A first investigation of hydrogeology and hydrogeophysics of the Maqu catchment in the Yellow River source region
Abstract. The Tibetan Plateau is the source of most of Asia's major rivers and has been called the Asian Water Tower. Detailed knowledge of its hydrogeology is paramount to enable the understanding of groundwater dynamics, which plays a vital role in headwater areas like the Tibetan Plateau. Nevertheless, due to its remoteness and the harsh environment, there is a lack of field survey data to investigate its hydrogeology. In this study, borehole core lithology analysis, altitude survey, soil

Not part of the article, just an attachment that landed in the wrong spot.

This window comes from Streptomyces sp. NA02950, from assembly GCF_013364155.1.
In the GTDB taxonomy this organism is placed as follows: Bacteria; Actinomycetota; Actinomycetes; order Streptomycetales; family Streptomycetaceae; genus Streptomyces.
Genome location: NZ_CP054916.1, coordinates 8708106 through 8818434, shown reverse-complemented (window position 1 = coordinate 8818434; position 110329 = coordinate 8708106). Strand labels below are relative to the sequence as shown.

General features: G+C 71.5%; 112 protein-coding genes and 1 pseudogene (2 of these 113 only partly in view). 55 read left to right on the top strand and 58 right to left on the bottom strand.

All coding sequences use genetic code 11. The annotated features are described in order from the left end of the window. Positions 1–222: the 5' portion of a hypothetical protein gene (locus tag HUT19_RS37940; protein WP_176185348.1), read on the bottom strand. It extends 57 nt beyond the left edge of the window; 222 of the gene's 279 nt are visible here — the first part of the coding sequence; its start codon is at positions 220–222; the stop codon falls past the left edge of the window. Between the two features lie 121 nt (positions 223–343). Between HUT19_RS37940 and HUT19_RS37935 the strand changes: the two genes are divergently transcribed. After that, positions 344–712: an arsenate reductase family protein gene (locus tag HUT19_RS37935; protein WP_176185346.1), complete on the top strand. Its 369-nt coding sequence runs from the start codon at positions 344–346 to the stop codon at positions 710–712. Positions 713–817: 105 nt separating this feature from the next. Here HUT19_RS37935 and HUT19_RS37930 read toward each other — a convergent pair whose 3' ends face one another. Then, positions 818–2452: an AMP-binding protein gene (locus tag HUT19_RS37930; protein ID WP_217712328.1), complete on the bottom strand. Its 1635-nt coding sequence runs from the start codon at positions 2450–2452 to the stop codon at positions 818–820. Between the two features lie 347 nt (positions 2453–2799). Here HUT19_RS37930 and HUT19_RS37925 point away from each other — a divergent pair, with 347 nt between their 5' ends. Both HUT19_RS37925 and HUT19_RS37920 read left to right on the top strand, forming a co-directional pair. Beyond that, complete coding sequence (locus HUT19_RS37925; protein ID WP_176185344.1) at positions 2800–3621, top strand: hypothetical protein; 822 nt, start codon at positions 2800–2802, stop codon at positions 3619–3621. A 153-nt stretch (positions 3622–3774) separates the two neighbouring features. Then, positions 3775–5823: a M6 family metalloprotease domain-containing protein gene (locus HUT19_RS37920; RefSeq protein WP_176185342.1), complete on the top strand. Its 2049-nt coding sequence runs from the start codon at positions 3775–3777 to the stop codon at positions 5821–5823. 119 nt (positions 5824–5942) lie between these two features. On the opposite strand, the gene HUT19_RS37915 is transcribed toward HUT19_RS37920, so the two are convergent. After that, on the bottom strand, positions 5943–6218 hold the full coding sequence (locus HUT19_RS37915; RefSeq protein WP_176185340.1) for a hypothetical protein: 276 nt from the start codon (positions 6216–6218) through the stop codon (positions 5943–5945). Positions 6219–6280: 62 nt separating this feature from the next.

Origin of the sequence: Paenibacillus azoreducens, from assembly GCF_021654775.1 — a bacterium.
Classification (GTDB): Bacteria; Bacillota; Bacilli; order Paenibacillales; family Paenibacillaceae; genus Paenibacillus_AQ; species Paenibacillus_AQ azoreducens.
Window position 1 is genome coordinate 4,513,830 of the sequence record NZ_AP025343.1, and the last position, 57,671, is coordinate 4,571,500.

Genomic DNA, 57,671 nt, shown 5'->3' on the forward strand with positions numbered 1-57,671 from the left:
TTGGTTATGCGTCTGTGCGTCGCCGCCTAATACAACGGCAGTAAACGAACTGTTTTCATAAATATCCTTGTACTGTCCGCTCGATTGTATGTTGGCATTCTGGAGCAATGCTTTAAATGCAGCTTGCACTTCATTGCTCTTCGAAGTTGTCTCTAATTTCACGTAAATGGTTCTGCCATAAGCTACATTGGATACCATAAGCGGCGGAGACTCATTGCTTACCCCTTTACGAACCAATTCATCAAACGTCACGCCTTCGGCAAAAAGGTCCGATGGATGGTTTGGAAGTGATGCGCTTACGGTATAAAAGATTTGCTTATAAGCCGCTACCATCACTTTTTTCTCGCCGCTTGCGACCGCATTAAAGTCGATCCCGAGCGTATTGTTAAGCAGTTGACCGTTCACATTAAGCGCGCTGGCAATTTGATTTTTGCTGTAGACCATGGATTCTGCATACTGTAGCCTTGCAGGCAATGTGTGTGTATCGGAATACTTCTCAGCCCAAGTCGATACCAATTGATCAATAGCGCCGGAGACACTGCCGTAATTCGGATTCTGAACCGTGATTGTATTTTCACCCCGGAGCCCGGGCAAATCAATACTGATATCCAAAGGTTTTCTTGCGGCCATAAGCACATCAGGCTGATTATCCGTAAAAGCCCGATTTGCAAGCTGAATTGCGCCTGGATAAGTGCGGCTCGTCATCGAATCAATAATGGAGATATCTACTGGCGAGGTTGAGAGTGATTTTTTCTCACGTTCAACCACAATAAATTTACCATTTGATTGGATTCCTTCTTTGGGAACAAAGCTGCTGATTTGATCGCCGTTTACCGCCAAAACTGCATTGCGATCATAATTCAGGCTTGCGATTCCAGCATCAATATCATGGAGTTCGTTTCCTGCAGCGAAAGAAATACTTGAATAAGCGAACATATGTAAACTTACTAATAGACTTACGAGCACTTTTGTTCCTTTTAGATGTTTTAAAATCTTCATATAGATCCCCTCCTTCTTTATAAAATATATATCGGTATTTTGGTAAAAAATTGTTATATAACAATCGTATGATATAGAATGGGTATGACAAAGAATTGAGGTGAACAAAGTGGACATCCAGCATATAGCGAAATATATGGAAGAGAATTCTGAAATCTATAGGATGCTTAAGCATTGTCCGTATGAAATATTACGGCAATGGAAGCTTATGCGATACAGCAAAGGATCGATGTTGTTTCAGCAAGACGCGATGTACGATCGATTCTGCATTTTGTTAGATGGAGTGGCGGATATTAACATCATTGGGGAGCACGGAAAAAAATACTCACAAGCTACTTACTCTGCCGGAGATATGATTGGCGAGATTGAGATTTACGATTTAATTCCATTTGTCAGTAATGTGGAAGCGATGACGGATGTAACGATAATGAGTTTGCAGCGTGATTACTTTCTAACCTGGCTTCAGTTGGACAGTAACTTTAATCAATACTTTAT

... ckness measurement, hydrogeological survey, and hydrogeophysical surveys (e.g., Magnetic Resonance Sounding – MRS, Electrical Resistivity Tomography – ERT, and Transient Electromagnetic – TEM) were conducted in the Maqu catchment within the Yellow River Source Region (YRSR). The soil thickness measurements were done in the western mountainous area of the catchment, where hydrogeophysical surveys were difficult to be carried out. The results indicate soil thicknesses are within 1.2 m in most cases, and the soil thickness decreases as the slope increases. The hydrogeological survey reveals that groundwater flows from the west to the east, recharging the Yellow River. The hydraulic conductivity ranges from 0.2 m/d to 12.4 m/d. The MRS soundings results, i.e., water content and hydraulic conductivity, confirmed the presence of unconfined aquifer in the flat eastern area. The depth of the Yellow River deposits was derived at several places in the flat eastern area based on TEM results. These survey data and results can be used to develop integrated hydrological modeling and water cycle analysis to improve a full–picture understanding of the water cycle at the Maqu catchment in the YRSR. The raw data set is freely available at https://doi.org/10.17026/dans-z6t-zpn7 (Li et al., 2020).